#Drought news: #Snowpack suffering across the West

Click here to go to the US Drought Monitor website. Here’s an excerpt:


Snow fell across most of the Northeast, but it was dry across most of the contiguous United States, with much of the country receiving less than 0.10 inch of precipitation and many areas receiving nothing at all. Part of the South, from eastern Texas to western Alabama, did receive more than an inch of rain, with locally heavier amounts, which helped improve dry conditions. Temperatures were generally below average across the eastern third of the U.S. and above average across most of the western two-thirds. Warmth was notable in eastern Montana and the Dakotas where temperatures were up to 20°F above normal. It was around 5-10°F above normal in the central U.S., an area that continued to see dry conditions this past week. In general, drought expanded across parts of the West, Southern Plains, Midwest, Southeast, and Mid-Atlantic and contracted across part of the South…

High Plains

Light precipitation spread across the northern-tier states as a surface front passed through southern Canada and the Northern High Plains. However, the region mostly remained dry during the week. Abnormally dry conditions continued to expand across western Nebraska, reaching into southeastern Wyoming. The entire state of Kansas was now experiencing some level of abnormal dryness or drought…


Heavy snow fell over the Cascades and, after an extended period of dry weather, widespread accumulating snow fell over the central and northern Rockies. However, other areas continued their dry pattern. With below-average precipitation, abnormally dry conditions spread farther west and northwestward in northern Utah. The dry pattern across the Intermountain West region continued to persist. Snowpack in southern Colorado has dropped below 50% of normal for the season to date, and snowpack in southern Utah, Arizona, and New Mexico was less than 20% of normal. Across the western slopes of Colorado and southern Utah, the dry conditions were a continuation of a trend since early in the summer, leading to the introduction of severe drought (D2) from the southern Wasatch Range and La Sal Range as well as the southern portion of the lower elevation in between. Moderate drought (D1) expanded eastward in western Colorado where there was generally less than 60% of normal snowpack for the cold season to date and temperatures have been much warmer than normal in November and early December. Additionally, abnormally dry conditions expanded in eastern Moffat County and Routt County, and in Summit County and southern Grand County. Snowpack for the water year to date was in the 10th percentile or below at Summit Ranch, Copper Mountain, and Berthoud Summit (Colorado). The footprint of moderate drought expanded west across La Paz County in southwestern Arizona into eastern San Bernardino and Riverside Counties in California…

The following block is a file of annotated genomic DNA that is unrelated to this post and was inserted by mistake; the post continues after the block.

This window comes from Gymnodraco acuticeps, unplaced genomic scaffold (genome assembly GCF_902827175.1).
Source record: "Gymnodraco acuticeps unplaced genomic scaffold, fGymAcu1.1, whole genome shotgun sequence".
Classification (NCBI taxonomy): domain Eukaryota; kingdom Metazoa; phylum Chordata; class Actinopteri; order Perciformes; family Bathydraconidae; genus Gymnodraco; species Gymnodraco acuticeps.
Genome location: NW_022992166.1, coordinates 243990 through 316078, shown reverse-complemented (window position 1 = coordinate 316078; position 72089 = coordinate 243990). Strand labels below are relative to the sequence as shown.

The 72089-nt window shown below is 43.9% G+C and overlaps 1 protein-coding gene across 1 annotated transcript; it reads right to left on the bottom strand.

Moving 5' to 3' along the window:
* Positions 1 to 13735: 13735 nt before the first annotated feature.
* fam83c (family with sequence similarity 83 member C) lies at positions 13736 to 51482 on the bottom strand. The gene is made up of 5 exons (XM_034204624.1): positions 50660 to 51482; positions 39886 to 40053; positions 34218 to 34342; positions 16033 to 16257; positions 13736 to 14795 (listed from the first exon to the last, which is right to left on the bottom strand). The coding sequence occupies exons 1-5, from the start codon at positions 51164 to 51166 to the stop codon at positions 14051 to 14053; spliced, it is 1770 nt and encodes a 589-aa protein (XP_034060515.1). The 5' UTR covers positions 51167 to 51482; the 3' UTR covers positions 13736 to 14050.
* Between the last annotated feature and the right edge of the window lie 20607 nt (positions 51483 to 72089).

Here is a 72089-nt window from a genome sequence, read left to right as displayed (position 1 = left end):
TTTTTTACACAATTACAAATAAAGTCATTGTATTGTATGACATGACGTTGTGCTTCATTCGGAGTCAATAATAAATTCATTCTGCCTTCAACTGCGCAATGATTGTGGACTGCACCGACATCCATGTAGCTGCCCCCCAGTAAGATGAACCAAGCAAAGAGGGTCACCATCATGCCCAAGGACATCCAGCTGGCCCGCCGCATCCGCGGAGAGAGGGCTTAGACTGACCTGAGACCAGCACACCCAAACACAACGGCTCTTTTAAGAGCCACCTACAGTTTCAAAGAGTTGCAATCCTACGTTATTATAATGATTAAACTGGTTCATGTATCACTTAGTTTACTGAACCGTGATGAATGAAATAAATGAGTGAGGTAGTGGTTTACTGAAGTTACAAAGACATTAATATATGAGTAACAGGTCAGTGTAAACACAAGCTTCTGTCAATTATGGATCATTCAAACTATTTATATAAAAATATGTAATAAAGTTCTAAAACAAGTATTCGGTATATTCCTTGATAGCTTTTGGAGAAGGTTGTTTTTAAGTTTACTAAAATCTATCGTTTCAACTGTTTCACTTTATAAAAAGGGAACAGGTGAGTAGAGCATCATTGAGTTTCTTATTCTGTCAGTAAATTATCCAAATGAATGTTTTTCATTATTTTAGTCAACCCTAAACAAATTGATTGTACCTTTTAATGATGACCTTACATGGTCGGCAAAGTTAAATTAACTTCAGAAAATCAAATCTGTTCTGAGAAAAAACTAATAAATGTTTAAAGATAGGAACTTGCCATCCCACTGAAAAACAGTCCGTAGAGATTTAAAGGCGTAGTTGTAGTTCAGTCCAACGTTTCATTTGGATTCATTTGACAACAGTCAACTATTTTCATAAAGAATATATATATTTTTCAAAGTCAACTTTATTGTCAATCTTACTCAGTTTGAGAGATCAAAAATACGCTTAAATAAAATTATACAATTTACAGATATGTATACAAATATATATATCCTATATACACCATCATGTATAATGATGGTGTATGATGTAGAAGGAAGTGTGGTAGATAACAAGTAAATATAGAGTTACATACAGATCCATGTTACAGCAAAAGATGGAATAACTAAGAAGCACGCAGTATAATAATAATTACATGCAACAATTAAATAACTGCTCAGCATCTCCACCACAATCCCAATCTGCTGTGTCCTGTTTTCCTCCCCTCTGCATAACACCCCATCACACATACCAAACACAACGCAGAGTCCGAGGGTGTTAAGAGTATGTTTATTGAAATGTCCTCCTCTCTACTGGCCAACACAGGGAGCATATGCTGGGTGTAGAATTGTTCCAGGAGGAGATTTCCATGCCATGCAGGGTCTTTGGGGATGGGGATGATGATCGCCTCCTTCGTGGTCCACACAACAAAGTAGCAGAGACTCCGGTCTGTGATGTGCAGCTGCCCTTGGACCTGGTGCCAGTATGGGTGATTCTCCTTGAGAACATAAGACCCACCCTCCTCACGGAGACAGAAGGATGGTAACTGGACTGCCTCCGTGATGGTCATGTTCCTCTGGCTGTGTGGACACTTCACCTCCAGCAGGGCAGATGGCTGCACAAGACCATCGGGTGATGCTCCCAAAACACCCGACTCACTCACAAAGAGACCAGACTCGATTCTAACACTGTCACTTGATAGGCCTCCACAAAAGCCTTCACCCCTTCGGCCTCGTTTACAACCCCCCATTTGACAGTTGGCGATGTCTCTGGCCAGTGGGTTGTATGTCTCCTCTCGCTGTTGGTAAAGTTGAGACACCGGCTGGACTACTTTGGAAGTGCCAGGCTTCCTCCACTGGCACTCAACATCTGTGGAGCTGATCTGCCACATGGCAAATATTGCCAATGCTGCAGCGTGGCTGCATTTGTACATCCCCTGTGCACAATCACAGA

Looking Ahead

Over the next week, beginning Tuesday December 19, a good deal of much needed precipitation is forecast to fall across much of the South and the eastern United States. A swath from eastern Texas to North Carolina, most of Kentucky, and southern Virginia are expected to receive between two and six inches of precipitation. Heavy precipitation is also forecast for the Pacific Northwest, northern Idaho, western Montana, and parts of the Northeast. Dry conditions will likely continue across the Southwest and parts of the southern Plains, where drought conditions already prevailed. Warm temperatures in the South at the beginning of the week will be replaced by cold air sliding down from the north. Looking further ahead at NOAA’s Climate Prediction Center (CPC) 6-10 day Outlook (December 24-28), the probability of dry conditions are highest in the Northwest and Midwest, while wet conditions may occur over New Mexico, southeastern Colorado, and Texas, and stretching across the much of the South and along the East Coast. During this period, below-average temperatures are expected over nearly the entire contiguous U.S., except for parts of the Mid Atlantic along the coast and the Southeast, including Florida. Looking two weeks out (December 26 – January 1), the cold temperatures are expected to continue, except in Florida and the Southwest. The probability of above-average precipitation is highest over part of Montana and Texas, while below-average precipitation is most likely in the Northwest and much of the northern U.S. from the Northeast to the eastern Dakotas.